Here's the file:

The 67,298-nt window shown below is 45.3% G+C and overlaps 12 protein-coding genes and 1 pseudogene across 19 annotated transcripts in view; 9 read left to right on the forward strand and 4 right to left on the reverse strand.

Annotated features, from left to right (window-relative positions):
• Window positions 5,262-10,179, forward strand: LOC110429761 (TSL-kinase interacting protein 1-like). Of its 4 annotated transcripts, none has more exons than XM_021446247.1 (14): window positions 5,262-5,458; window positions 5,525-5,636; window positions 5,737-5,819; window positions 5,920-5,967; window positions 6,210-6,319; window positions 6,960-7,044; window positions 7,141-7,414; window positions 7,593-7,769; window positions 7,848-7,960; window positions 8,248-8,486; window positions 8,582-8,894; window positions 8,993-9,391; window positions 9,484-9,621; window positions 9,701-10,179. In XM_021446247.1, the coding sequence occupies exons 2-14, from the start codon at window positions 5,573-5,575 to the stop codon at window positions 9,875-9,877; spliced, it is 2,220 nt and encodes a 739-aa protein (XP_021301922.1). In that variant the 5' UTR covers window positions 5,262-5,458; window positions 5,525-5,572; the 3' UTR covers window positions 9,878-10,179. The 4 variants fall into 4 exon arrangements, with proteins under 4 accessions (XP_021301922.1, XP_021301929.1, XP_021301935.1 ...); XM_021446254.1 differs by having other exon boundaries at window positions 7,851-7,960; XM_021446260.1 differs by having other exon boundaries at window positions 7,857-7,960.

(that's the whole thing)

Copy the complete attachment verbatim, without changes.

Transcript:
The 67,298-nt window shown below is 45.3% G+C and overlaps 12 protein-coding genes and 1 pseudogene across 19 annotated transcripts in view; 9 read left to right on the forward strand and 4 right to left on the reverse strand.

Annotated features, from left to right (window-relative positions):
• Window positions 5,262-10,179, forward strand: LOC110429761 (TSL-kinase interacting protein 1-like). Of its 4 annotated transcripts, none has more exons than XM_021446247.1 (14): window positions 5,262-5,458; window positions 5,525-5,636; window positions 5,737-5,819; window positions 5,920-5,967; window positions 6,210-6,319; window positions 6,960-7,044; window positions 7,141-7,414; window positions 7,593-7,769; window positions 7,848-7,960; window positions 8,248-8,486; window positions 8,582-8,894; window positions 8,993-9,391; window positions 9,484-9,621; window positions 9,701-10,179. In XM_021446247.1, the coding sequence occupies exons 2-14, from the start codon at window positions 5,573-5,575 to the stop codon at window positions 9,875-9,877; spliced, it is 2,220 nt and encodes a 739-aa protein (XP_021301922.1). In that variant the 5' UTR covers window positions 5,262-5,458; window positions 5,525-5,572; the 3' UTR covers window positions 9,878-10,179. The 4 variants fall into 4 exon arrangements, with proteins under 4 accessions (XP_021301922.1, XP_021301929.1, XP_021301935.1 ...); XM_021446254.1 differs by having other exon boundaries at window positions 7,851-7,960; XM_021446260.1 differs by having other exon boundaries at window positions 7,857-7,960.